At present the duties of the General Post Office in Edinburgh are executed by a body of eighty- two individuals, among whom are a Deputy Postmaster- General and Cashier; a Secretary; and about thirty-six clerks. The number of letter-carriers is thirty-one.* [* The late Mr. H. J. Wylie, clerk of the circuit court of Justiciary, who died in 1830 at an advanced age, remembered when there was only one letter-carrier.] The first mentioned official exercises his duty of superintendence only as the agent of, or the medium of communication with the head office in London. The salaries of the clerks connected with the receiving and dispatching of letters are far too low, being less than those of any other government functionaries, while the duties are excessively burdensome. In 1822, the official arrangements of the office underwent a total revision in consequence of the detection of a most extensive system of fraud. The particulars of this infamous and singular case are thus given by the Report:
Sometime in the year 1822, the Postmaster-General received information of the existence of an extensive system of depredation upon the Post Office revenue of Scotland, carried on by a combination between some of the clerks in the office and the whole body of the letter-carriers; the nature of the fraud being thus described by Sir Francis Freeling: 'In point of fact, the letters were stolen from the bags, and never were brought through the proper channels, but given into the possession of the letter-carriers, and at certain periods there was a division of the spoil, according to the rank and standing of the individual in the department.' Extraordinary as it must seem, although it does not appear that any particular caution was used by the officers, amounting in number to forty-one, who had confederated to carry these frauds into execution, yet no suspicion was entertained that any improper practices were in existence, and for a period of probably twelve years at least, they remained undetected. The remorse or apprehensions of a letter-carrier were, it appears, at length so far excited as to induce him to make a voluntary communication of all that had taken place, and the information thus acquired was so ably and judiciously used by the Solicitor of the department, as to lead ultimately to the discovery of every person who had been engaged in the frauds, or who had participated in the booty. One of the clerks absconded and was outlawed, and some of the letter-carriers were imprisoned; but it having been fpund, upon a careful and deliberate examination of all the evidence connected with the subject, that sufficient legal proof to prosecute to conviction could be obtained only against one individual, a supernumerary letter-carrier, who had been employed hut a few weeks in the office, it was deemed inexpedient, under all circumstances, to make that solitary case the subject of a trial in a public court of justice. If the fact, that for a period of ten weeks subsequent to the first discovery of the frauds, the revenue of Edinburgh had increased at the rate of £119 per week, can be taken as a fair ground of calculation, the extent to which the revenue was defrauded, during the continuance of this nefarious combination, cannot be estimated at a less sum than £6000 per annum; and assuming that the frauds were carried on to the same extent during the stated period of twelve years, the whole sum which was thus embezzled would amount to upwards of £70,000."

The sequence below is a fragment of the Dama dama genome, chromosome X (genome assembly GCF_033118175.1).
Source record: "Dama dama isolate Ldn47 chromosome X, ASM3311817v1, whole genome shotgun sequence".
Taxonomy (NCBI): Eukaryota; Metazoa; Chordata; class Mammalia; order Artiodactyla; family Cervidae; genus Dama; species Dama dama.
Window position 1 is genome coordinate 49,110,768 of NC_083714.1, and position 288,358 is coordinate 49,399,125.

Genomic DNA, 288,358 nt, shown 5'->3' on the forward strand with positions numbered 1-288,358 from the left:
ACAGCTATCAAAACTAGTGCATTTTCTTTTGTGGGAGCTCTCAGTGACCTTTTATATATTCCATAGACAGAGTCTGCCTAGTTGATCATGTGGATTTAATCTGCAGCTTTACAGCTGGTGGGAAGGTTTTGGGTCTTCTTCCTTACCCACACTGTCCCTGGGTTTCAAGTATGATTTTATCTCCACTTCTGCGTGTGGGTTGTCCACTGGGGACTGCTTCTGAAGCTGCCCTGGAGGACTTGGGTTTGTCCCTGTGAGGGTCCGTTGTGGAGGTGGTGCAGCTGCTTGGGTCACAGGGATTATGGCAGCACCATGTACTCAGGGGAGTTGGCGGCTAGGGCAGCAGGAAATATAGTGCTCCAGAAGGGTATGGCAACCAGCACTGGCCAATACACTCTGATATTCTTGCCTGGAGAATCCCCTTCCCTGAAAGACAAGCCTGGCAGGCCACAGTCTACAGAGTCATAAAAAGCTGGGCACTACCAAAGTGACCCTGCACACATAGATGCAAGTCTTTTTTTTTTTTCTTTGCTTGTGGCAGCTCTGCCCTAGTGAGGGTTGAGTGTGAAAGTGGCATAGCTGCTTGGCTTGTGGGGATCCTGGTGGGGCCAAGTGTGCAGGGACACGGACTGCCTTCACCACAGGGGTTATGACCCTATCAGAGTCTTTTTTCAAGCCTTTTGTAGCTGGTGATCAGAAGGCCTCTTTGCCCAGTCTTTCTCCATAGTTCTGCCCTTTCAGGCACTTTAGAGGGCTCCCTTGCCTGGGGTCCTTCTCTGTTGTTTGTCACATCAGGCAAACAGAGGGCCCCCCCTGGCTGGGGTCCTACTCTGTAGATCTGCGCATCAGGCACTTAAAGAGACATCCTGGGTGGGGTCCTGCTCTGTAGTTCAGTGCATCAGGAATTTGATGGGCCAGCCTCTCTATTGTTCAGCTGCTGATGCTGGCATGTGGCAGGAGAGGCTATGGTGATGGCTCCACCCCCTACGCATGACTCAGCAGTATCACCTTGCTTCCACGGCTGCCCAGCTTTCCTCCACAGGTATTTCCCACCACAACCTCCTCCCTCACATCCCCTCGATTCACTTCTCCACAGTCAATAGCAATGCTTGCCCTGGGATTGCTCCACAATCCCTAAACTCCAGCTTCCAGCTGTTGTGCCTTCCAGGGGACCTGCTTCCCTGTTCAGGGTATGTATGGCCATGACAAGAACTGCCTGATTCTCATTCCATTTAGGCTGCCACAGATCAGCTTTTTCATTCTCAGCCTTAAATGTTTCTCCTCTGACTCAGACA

It may further be mentioned that it was generally understood, that besides defrauding the revenue of postages of letters, the officers had likewise kept up letters passing to and fro containing money. The exposure, then, of such complicated villany necessarily led to the conclusion, that the duties of the superior and superintending officers of the establishment must have been wholly neglected, or performed with a culpable remissness and inattention; and the removal of these officers, and the supply of their place by others of more active and vigilant talents, were the immediate consequence of the disclosures. Mr. Augustus Godby, a gentleman of zeal and ability, who had formerly been acting as Surveyor of the North- West District of England, was appointed to be placed at the head of the establishment as Secretary, and to almost this individual alone may be traced that surprising exactness in Scottish post-office arrangements now organized. We have been somewhat particular in our notice of the above circumstances, not so much for their peculiar interest, as for the purpose of mentioning that the disclosures of the fraudulent conduct of the post-office functionaries led to the introduction of Englishmen into all departments of the government revenue in Scotland, and that on such an extensive scale as to have given much reason for national dissatisfaction.
The building appropriated to the Post Office establishment is of modern erection, and stands in Waterloo Place, Regent Bridge, being the first tenement east of the arch. It is an edifice in the Grecian style of architecture, of four storeys in height above the street level, with a spacious open porch in the lower part. It is only distinguished outwardly from the other edifices in the street by the king's arms in relief on the summit. The secretary resides in the building. The removal of the Post- Office from its former quarters in North Bridge Street some years ago, was not a happy change, the present situation being near the outer edge, instead of the centre of the town. As in some measure remedial of this inconvenience, there are twelve free receivinghouses for letters throughout the town, and some penny-post receiving-houses.
Chambers, Robert. The Gazetterr of Scotland. Edinburgh: Blackie and Son, 1838. Internet Archive online version digitized with funding from National Library of Scotland. Web. 30 September 2018.
Last modified 1 October 2018w